In this 27th Equestrian Author Spotlight, I talk with equine author Emma Bradley. Of course, we discuss the best topics on earth — writing, books and horses! In the interview, you'll learn about her horse book series, Windy Mill Farm, the home for stray humans as well as stray horses. Emma's interview is educational and humorous. As a fellow author, I particularly enjoyed her comments on good/bad reviews and her advice for aspiring writers. Happy reading!
About Equine Author Emma Bradley
Emma has written books in the fantasy, romance and equestrian genres. She is the author of 'The Firebird Trilogy' in the fantasy genre and the 'Windy Mill Farm' series in the Young Adult equestrian genre. Standalone titles include 'The Paper Bouquet' and 'His Daughter's Journey'.
Emma lives with her husband on the south coast near to Brighton, complete with pebble beaches and the seagull invasion. As yet she is still waiting for someone to buy her a unicorn. Or a tank.
Nice to meet you, Emma! Let's gallop into the interview.
What is your favorite horse memory?
I used to share a horse at the local stables when I was about 13. Her name was Millie, a piebald cob and she was only five years old. Basically I fell in love and my parents used to pay £30 for me to go up and ride and muck out, groom and generally work at the yard for one night a week and two days on the weekend.
My best memory is of her. It’s a little bit of a mean one but she would quite happily let me ride her most of the time, but often she would just as happily buck other people off. They’d come back from hacks caked in mud and I’d smile to myself and think ‘she’s definitely mine’.
How did you/when did you/why did you choose to write horse books?
I started riding when I was about nine, and I remember my first ever ride on a fat grey Shetland called Chalky. I decided I was going to be the next Ginny Elliott. That didn’t quite come to pass when I realised how expensive horses were and finally stopped tormenting my parents, but I never stopped loving horses.
Then I got a few compliments on my stories at school in creative writing classes and the writing just kind of started happening. I ended up with several fifteen page stories that I was convinced would make me millions, and never understood why nobody tackled me to the floor in desperation when I sent them off to publishing houses.
Slowly I grew up and learned more, about horses and about writing, but neither hobby ever quite left me and now I get really grumpy and restless if I’m not writing something.
What advice can you share that might help aspiring authors?
Love your subject, I can’t stress that enough. The research that goes into a project like writing a story isn’t just the plot line and making the characters realistic, but also the background. I’m always paranoid that I’ve forgotten the difference between a browband and a martingale!
Also if you’re determined to do all your own editing, no matter how many times you read it while editing/finishing – TAKE A BREAK. By this I mean write or read something else, walk away and give your brain a break from that particular project. When you return to it you’ll suddenly see it needs changes that you never noticed before.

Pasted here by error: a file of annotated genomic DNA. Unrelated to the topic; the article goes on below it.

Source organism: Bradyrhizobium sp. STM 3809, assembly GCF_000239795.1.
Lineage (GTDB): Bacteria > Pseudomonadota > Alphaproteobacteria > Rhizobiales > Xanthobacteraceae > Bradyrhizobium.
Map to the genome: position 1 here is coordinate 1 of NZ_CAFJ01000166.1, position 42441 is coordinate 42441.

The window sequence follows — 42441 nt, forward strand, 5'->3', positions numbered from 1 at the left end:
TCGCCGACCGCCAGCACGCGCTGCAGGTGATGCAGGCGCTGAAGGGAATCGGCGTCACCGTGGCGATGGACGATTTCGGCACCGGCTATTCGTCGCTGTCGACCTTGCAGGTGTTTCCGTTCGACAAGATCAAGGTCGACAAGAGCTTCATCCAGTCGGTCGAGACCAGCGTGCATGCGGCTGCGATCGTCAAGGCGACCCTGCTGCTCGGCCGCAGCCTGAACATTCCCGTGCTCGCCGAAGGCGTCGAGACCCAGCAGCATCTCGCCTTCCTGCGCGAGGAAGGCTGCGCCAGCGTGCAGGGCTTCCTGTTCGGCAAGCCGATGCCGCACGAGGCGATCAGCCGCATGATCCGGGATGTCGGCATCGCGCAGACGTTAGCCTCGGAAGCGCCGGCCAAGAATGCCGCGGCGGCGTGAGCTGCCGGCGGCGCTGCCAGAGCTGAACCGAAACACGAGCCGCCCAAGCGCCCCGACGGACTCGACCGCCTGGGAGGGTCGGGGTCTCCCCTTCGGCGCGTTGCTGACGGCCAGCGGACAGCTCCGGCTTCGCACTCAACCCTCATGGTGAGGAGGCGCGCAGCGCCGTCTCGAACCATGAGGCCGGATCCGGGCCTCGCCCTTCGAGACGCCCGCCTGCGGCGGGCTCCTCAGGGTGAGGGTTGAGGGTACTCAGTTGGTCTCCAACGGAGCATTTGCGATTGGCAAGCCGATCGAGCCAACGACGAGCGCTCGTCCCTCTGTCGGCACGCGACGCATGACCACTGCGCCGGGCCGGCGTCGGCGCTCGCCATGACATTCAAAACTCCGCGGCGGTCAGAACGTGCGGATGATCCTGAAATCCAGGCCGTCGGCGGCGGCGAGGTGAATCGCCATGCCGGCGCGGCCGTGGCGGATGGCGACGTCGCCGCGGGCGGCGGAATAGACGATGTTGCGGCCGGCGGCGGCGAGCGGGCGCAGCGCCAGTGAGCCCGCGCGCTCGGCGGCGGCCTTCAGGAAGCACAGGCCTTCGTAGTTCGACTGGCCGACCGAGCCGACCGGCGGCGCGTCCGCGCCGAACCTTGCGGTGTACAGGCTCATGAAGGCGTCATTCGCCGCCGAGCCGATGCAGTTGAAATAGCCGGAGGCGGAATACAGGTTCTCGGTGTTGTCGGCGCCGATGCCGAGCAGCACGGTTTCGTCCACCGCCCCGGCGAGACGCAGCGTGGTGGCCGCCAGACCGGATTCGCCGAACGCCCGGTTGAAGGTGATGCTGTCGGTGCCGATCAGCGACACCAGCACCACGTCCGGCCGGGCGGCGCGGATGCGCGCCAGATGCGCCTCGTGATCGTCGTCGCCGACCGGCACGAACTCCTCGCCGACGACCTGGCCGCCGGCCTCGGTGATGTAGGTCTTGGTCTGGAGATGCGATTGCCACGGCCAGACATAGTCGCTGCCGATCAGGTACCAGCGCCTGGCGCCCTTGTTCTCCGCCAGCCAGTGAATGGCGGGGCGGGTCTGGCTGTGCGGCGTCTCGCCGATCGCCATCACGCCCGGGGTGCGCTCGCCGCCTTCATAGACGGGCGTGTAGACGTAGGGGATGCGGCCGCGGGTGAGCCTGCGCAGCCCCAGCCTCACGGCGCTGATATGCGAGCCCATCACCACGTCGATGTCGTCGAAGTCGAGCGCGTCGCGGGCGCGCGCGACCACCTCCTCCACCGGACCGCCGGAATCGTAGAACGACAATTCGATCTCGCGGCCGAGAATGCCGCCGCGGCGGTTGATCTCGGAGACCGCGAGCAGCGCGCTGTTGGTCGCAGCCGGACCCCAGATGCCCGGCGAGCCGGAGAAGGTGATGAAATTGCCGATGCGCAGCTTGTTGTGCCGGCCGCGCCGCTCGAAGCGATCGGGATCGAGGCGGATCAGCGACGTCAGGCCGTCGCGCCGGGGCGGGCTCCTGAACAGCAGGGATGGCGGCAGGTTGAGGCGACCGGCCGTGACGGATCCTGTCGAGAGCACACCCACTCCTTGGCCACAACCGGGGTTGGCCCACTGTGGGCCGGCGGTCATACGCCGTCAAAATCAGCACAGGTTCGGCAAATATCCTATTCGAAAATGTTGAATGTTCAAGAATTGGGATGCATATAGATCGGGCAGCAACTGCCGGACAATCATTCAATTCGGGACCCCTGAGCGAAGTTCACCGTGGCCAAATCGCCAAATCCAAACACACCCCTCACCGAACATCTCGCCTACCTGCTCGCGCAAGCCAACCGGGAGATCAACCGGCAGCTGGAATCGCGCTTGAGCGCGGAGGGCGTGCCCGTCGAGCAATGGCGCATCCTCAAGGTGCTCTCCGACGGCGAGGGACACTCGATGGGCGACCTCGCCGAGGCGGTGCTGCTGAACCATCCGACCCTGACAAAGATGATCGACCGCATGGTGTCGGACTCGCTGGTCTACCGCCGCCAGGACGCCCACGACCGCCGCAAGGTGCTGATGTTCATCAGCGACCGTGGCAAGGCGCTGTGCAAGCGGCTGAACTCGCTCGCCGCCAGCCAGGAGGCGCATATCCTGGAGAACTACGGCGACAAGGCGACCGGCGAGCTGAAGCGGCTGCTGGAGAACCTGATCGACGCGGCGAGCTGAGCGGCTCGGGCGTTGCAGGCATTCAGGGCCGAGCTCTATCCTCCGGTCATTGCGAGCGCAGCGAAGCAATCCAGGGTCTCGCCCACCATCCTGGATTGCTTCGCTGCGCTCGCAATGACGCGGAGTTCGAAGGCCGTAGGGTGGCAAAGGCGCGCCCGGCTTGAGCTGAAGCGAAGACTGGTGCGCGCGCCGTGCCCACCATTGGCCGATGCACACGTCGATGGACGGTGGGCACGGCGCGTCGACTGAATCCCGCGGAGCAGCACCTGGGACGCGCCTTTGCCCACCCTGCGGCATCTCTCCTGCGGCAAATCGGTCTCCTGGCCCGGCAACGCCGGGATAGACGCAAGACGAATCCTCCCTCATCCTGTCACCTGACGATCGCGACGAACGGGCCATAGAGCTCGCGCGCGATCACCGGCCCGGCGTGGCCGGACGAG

Most of all don’t get disheartened. If you’re a champion procrastinator (like me) it can feel as if you’ve given up too easily and yet you just can’t get yourself away from Facebook/Twitter/cat memes. Or you might read stuff and feel like its complete rubbish. None of my books remotely resemble the first draft, other than maybe a couple of characters or settings. The story starts to have a mind of its own eventually and I’ve learnt just to roll with the punches and write as it comes.
Do you work to an outline or plot or do you prefer just see where an idea takes you?
I start with rough ideas, which usually stem from thoughts about the characters themselves. Something they’d say or do, or I see a horse in a magazine and start thinking ‘ooh that’d be the perfect horse for so and so and s/he doesn’t have enough yet!’
In the books we also focus quite a bit on the family dynamic at Windy Mill Farm, so I try to make sure I progress that aspect on top of how well the yard and the horses are doing. The family bits seem to write themselves almost but often I’ll end up with anything between 3 and 7 drafts where everything changes before the die is completely cast.
I also think that never being able to have a horse of my own as a kid makes me want to fill the book with more horses all the time, so I end up having to save some for later books (otherwise there would be so many and not enough people to look after them!)
Once the first draft is hashed out though I try to be quite methodical, reading through to edit and taking a break, looking critically at what works and what doesn’t. (Then taking many more breaks and editing many more times, and threatening to throw it in the bin and do something sensible like be an Accountant!)
What are your thoughts on good/bad reviews?
I think I’m safe in saying that nobody wants a bad review. It might be a bit unbelievable to have nothing but 5-star “best thing since Harry Potter” reviews, but nobody wants a really bad one.
Reviews can be fair whilst still being critical, for example ‘I didn’t personally find the language engaging’ would be much more appreciated than ‘it was awful’. I think the mark of a successful review (even if it’s being negative) is the ability to explain why. That way the author can get an idea of what works and what doesn’t to possibly work on their skills. We’re always learning as writers, so if the criticism is fair and in depth, it can only help.